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I have what I hope is a fairly straightforward question. I want to create a servlet_a which accepts a POST request with some parameters (through a form submission) on server_a. The servlet would then some login information (username and password for example) from the file system and then redirect to servlet_b running on server_b. This servlet would perform some authentication using the credentials provided from servlet_a. Following this authentication (which has essentially set some session information on server_b) control is returned to servlet_a and another request is sent to another resource on server_b which is then displayed in the client browser. Another alternative would be to include login information in the request for the resource and return the resource after authentication, so only one request is made to server_b. The idea behind this is to hide the required login process from the user and (more importantly) not expose that login information (username and password) in either the URL of the client's browser OR in the POST information (kind of like a rudimentary single sign-on). So my question is, given this scenario, will that login information (which was NOT part of the first request to servlet_a) be exposed anywhere to the client when the resource on server_b is returned back to the browser.
Hope this makes sense. Thanks for any thoughts or information.
You cannot communicate at the servlet-level between two different J2EE servers - just simply won't work. Additionally, you can only use RequestDispatchers (and most other container services) within the same container - so applications running in the same J2EE instance but different containers can't communicate directly either.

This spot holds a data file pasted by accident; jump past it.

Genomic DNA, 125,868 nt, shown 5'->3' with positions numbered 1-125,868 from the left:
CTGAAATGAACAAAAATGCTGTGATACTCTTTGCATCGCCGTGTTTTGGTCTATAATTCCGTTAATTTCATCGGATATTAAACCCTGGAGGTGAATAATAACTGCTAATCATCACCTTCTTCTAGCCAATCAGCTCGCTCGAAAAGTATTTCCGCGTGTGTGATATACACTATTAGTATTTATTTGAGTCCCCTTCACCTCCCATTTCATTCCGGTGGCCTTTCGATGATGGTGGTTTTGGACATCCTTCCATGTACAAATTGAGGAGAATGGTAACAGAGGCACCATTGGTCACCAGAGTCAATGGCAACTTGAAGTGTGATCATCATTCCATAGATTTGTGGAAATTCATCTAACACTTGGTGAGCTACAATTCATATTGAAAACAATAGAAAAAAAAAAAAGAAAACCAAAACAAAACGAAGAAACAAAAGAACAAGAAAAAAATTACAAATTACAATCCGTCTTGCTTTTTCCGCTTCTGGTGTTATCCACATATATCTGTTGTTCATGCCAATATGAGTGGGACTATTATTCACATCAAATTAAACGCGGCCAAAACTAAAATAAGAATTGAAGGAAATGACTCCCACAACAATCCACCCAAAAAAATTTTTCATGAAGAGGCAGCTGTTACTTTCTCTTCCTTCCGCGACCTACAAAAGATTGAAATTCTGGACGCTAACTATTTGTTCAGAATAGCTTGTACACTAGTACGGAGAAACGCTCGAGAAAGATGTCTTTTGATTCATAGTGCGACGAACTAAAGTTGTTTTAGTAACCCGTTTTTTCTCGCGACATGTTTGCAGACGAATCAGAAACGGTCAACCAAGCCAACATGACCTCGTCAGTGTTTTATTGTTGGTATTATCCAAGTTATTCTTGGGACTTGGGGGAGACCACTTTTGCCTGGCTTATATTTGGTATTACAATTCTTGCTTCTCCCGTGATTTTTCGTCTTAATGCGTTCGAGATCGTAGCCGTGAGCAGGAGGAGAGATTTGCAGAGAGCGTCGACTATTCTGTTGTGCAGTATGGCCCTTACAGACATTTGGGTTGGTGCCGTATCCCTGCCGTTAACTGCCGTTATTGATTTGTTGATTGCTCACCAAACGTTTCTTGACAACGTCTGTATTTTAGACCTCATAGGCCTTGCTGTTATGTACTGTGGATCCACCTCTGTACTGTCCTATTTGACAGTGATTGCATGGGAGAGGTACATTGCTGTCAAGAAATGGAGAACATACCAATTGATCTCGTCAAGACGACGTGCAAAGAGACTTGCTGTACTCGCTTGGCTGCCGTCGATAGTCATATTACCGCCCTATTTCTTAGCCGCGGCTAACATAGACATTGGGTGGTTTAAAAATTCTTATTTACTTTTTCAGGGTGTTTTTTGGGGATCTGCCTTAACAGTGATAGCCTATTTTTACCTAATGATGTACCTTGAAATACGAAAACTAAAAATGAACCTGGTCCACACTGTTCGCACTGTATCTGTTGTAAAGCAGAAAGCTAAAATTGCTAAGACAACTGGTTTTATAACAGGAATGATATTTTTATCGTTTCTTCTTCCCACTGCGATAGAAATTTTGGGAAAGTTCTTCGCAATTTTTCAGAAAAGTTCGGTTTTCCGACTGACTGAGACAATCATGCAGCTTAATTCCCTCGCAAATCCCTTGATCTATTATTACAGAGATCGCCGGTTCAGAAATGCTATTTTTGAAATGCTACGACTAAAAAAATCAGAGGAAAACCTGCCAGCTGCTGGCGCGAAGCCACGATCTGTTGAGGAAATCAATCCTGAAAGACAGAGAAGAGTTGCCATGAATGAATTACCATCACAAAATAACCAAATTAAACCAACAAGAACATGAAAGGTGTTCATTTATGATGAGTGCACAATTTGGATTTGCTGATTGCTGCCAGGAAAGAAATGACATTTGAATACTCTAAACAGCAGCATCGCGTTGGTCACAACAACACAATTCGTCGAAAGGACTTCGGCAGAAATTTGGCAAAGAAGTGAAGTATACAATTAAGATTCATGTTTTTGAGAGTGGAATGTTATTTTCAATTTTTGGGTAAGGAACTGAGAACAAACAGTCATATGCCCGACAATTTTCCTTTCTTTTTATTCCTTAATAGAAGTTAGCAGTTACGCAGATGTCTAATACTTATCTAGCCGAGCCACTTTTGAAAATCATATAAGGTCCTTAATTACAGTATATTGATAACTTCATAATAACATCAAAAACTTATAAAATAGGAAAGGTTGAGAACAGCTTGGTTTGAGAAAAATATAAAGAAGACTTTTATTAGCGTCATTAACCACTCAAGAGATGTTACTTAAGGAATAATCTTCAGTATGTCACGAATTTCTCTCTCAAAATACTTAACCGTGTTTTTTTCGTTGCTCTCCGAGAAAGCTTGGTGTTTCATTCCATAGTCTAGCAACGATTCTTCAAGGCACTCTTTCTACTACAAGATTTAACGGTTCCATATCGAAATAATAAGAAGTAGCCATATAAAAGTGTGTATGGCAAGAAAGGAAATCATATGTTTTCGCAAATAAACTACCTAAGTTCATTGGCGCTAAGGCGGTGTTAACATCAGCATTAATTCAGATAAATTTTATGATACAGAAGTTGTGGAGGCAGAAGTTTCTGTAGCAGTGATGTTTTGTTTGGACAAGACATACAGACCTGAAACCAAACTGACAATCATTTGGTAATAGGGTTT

You therefore cannot use a RequestDispatcher to communicate with another server - you can use it between applications in the same container, by obtaining the ServletContext for the foreign application, then obtaining a RequestDispatcher from that. However, security restrictions in your container (especially if it's from a shared hosting company) may prevent you obtaining foreign contexts.
Your can only obtain resource stream from resources on other servers that are pre-processed by the other server, and return just a normal HTTP response. So, for example, you can include another server's page into your current response by using standard java.net classes - in particular java.net.URL and openStream().
I know this can be a frustrating issue, but it's a matter of logistics, since the container handles everything in its closed "sand box".
Charles Lyons (SCJP 1.4, April 2003; SCJP 5, Dec 2006; SCWCD 1.4b, April 2004)
Author of OCEJWCD Study Companion for Oracle Exam 1Z0-899 (ISBN 0955160340 / AmazonAmazon UK )
Brian R. Wainwright
Joined: Aug 12, 2003
Thanks for the clarification Charles. That of course makes sense. Creating a URL object may accomplish what I need to do. I can then get an InputStream from that and read those bytes in and write them back out to my response.